It's taken me awhile to get to a place from which I can write this post. I have had a lot to process and come to terms with. But I'm finally there. The thing about blogging is, if you start telling a good story before you know how it ends, you can be in for a surprise, and not necessarily a nice one, and then you've got to figure out how to convey that to many thousands of people. This is why I sometimes wind up not blogging about some of the best things, because I don't want to have everyone fall in love with some creature, and then be crushed when things don't end so well. For instance, I've raised three beautiful brown thrashers to from Day 9 to release this summer, but I didn't blog them, first because, feeding them every half-hour, then every hour, I didn't have time to, and second because I was afraid they might not all make it. Because you just never know with young things. You're raising them using an artificial diet in artificial surrounds, and who knows? Maybe you get that diet wrong, and they don't do well. I'm happy to say that the thrashers are healthy and sleek and strong and have been free for over a week and are lighting up our lives, hanging around the yard, still swooping in for handouts. So maybe you'll see them here before too long. Or maybe the world will just keep sweeping me along with new things to write about, and I'll save them for the next book.
So I went on a 7.6 mile run/lope down Dean's Fork today, and it was all so beautiful and wild and heartening that I was finally OK with having to tell you that the bobkitten I took in will not be coming back to Indigo Hill for release. It is a strange story, and there's more to it than just OOH and AHH. The minute I had that cat in my care, I went into a 36-hour panic attack about the possibility that it might be euthanized. I was so afraid that if I went through the proper channels and contacted my county wildlife officer, who would then have to contact the Ohio Department of Natural Resources, that some kind of ruling would come down from the state of Ohio that the kitten would be taken from me and put down. My fear may seem irrational, but it was very, very real to me, and I grappled with it, pacing in circles as I made phone calls trying to figure out the right thing to do for Bobkit. At the same time, I knew I had to go through the proper official channels for this state threatened species, so I steeled myself and made the call. To my immense relief, my kind county wildlife officer showed up the next morning to pick up the kitten, then transfer him to an intern who would drive him to a regional ODNR office, from which he'd then be taken to Ohio's only qualified bobcat rehabilitator in Lake County, up near Cleveland. I could hardly believe it was true, that Bobkit would have a chance to grow up and be returned to the wild. I was so thrilled that everything seemed to be going OK. I told myself that my fear was irrational; that the state would do right by this animal and the people who'd found it and cared for it.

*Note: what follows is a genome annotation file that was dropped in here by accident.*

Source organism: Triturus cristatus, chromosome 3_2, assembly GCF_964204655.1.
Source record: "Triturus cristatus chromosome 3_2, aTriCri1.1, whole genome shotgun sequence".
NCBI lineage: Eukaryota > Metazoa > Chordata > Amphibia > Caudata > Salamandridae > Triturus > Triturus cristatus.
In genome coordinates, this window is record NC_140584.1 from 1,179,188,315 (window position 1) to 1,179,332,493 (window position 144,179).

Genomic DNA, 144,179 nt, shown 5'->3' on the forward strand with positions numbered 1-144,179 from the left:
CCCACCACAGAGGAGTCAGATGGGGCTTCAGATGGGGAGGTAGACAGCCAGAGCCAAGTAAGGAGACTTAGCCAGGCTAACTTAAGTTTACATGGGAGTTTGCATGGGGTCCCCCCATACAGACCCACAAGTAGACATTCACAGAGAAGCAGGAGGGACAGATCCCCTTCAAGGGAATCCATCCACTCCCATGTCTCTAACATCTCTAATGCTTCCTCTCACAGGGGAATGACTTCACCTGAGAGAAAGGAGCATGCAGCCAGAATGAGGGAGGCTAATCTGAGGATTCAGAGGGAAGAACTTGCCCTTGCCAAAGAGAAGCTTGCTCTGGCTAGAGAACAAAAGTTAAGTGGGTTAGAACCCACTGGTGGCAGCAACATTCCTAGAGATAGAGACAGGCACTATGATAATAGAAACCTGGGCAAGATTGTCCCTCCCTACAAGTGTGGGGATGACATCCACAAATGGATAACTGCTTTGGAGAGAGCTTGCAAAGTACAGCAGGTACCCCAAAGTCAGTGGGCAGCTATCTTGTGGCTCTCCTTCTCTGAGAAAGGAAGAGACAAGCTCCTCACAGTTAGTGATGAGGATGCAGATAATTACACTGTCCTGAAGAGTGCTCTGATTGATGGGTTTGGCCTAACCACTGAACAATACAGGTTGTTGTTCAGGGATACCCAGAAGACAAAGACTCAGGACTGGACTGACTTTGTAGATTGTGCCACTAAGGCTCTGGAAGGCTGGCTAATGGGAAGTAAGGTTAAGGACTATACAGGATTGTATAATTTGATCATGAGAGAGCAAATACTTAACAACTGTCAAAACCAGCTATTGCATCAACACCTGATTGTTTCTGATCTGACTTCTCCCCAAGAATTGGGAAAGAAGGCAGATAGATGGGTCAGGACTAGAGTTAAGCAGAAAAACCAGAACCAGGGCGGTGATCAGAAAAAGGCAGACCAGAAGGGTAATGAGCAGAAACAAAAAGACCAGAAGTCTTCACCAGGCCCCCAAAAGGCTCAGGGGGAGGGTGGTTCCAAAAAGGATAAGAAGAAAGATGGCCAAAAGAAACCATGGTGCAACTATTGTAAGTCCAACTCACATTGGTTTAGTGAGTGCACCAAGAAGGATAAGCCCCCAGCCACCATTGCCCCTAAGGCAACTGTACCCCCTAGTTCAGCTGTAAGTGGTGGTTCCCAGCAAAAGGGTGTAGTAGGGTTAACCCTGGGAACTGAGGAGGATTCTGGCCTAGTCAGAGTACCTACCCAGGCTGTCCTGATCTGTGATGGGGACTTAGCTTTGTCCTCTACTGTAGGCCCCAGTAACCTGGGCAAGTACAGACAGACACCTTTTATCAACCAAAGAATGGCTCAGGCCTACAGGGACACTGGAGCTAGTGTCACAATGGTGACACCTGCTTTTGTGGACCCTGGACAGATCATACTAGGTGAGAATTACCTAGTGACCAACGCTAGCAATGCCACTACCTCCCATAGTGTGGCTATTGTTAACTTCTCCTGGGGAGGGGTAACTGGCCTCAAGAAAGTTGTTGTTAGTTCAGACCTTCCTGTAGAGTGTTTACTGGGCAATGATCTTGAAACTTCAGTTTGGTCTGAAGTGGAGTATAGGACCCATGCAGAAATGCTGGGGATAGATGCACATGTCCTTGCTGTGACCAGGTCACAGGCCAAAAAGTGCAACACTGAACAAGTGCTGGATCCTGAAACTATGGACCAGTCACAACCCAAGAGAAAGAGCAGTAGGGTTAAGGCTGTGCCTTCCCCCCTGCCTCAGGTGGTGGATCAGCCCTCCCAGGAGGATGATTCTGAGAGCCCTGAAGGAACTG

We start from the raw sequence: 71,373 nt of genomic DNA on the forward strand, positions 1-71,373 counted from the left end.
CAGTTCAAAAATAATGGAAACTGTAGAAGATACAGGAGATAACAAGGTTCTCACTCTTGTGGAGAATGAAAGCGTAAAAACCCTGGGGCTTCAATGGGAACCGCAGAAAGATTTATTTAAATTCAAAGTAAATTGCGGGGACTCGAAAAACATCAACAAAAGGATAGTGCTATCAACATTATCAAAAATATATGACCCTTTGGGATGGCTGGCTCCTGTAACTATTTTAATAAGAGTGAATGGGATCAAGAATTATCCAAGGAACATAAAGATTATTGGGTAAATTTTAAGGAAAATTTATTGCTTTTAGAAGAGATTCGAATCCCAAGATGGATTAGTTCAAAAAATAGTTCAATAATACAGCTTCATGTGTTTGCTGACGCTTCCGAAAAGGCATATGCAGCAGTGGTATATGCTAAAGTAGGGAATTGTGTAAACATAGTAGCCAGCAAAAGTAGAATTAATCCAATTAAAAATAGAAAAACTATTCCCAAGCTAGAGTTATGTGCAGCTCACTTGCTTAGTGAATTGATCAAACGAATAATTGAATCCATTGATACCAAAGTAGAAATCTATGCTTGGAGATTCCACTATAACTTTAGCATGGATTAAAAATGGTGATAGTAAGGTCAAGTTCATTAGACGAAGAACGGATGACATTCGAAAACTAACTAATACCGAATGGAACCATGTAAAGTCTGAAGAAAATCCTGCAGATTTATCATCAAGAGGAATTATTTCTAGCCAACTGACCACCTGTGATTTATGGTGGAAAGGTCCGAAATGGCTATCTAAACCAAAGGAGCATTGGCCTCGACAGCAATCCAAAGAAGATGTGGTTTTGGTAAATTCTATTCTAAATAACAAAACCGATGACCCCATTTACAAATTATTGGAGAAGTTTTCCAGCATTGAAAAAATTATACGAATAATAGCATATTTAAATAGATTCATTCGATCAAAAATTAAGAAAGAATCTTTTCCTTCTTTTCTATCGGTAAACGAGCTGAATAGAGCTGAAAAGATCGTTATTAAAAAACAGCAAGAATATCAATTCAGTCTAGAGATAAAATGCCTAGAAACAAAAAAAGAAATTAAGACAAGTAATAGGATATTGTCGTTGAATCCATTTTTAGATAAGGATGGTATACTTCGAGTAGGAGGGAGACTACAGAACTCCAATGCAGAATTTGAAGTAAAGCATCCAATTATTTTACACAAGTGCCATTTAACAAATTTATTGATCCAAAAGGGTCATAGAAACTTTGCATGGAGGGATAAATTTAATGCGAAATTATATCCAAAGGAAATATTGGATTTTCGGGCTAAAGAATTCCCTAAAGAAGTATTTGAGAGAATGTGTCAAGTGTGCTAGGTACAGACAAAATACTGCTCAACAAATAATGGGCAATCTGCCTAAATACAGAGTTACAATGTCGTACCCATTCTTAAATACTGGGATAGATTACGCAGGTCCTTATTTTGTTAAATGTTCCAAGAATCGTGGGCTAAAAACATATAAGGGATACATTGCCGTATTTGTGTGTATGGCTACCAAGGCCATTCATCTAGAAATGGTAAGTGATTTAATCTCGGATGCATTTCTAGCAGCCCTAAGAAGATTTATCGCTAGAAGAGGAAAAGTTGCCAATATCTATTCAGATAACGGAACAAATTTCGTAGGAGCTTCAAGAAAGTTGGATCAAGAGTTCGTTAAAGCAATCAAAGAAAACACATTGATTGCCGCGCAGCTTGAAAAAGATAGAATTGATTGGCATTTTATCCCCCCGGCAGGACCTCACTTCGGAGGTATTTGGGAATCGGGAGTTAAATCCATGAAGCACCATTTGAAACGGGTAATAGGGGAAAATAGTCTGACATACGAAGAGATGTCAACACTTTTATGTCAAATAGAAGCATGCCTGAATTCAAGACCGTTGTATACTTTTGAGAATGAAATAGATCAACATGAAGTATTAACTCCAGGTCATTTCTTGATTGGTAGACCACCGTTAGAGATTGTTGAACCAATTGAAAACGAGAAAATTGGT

I went off to Iowa with my kids, and after we returned I got a phone call from a District Manager of ODNR in my area. He was very kind and very sorry to have to tell me that my worst fears had been realized. The bobkitten had, in fact, been put down. It seems he was taken to another district office prior to being taken to the rehabilitator, and while he was there lots of people were looking at him, and one employee wanted to take his photo, but didn't want a dead mouse in the picture. Which I had given him so he'd have a meal for the road. He loved those little mousies, and he had a very small tank, and it would be at least five hours before he got to his next meal. So I sent a mouse for the road. She opened his carrier and reached in to move the mouse, and the bobkitten took exception to that. He lunged and grabbed her hand and he would not let go, because he was a wild bobcat, and he thought she was taking away his food. And nobody should get anywhere near a wild bobcat with bare hands, because bobcats are like honey badgers, whether they're adorable and tiny or big and brawny. They're tough animals. Bobkit was just doing what comes naturally.